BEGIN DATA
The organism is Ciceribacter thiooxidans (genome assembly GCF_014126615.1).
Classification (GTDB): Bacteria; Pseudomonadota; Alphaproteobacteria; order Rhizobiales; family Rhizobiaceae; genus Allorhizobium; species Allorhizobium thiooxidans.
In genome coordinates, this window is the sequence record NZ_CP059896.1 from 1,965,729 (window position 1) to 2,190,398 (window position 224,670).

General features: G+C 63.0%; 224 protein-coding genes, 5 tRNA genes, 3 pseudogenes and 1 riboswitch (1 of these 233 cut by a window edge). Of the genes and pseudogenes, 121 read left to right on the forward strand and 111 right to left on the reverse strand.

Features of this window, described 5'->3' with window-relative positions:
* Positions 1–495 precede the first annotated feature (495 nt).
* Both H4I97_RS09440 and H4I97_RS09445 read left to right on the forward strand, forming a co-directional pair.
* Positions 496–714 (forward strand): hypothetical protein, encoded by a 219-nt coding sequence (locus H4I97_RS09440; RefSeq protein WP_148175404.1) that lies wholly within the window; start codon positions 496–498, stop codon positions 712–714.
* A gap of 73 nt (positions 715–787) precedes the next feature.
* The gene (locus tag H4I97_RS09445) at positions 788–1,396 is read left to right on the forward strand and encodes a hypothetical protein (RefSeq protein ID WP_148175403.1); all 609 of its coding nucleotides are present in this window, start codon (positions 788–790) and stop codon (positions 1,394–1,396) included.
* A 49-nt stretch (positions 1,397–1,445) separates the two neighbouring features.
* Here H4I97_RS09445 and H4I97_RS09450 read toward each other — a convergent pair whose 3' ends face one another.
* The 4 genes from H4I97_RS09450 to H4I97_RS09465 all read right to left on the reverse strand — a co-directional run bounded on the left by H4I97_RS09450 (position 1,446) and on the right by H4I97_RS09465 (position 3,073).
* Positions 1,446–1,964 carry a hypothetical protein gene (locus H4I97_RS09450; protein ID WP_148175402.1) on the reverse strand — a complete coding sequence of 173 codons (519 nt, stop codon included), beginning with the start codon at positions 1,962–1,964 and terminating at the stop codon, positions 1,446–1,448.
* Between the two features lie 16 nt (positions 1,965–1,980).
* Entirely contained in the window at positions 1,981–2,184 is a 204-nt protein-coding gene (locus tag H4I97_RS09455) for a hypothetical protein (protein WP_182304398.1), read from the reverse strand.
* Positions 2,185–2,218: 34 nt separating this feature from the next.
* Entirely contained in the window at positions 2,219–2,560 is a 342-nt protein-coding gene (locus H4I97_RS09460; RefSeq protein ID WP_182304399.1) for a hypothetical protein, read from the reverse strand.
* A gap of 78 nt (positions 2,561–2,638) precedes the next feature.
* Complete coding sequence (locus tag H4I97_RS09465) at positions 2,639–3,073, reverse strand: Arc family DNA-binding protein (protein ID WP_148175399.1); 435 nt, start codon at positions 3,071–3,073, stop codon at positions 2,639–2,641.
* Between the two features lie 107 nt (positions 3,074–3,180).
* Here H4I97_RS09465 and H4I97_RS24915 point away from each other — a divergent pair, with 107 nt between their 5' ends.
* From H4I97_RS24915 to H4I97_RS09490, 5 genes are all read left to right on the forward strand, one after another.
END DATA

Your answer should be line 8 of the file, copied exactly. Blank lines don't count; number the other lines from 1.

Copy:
* Positions 496–714 (forward strand): hypothetical protein, encoded by a 219-nt coding sequence (locus H4I97_RS09440; RefSeq protein WP_148175404.1) that lies wholly within the window; start codon positions 496–498, stop codon positions 712–714.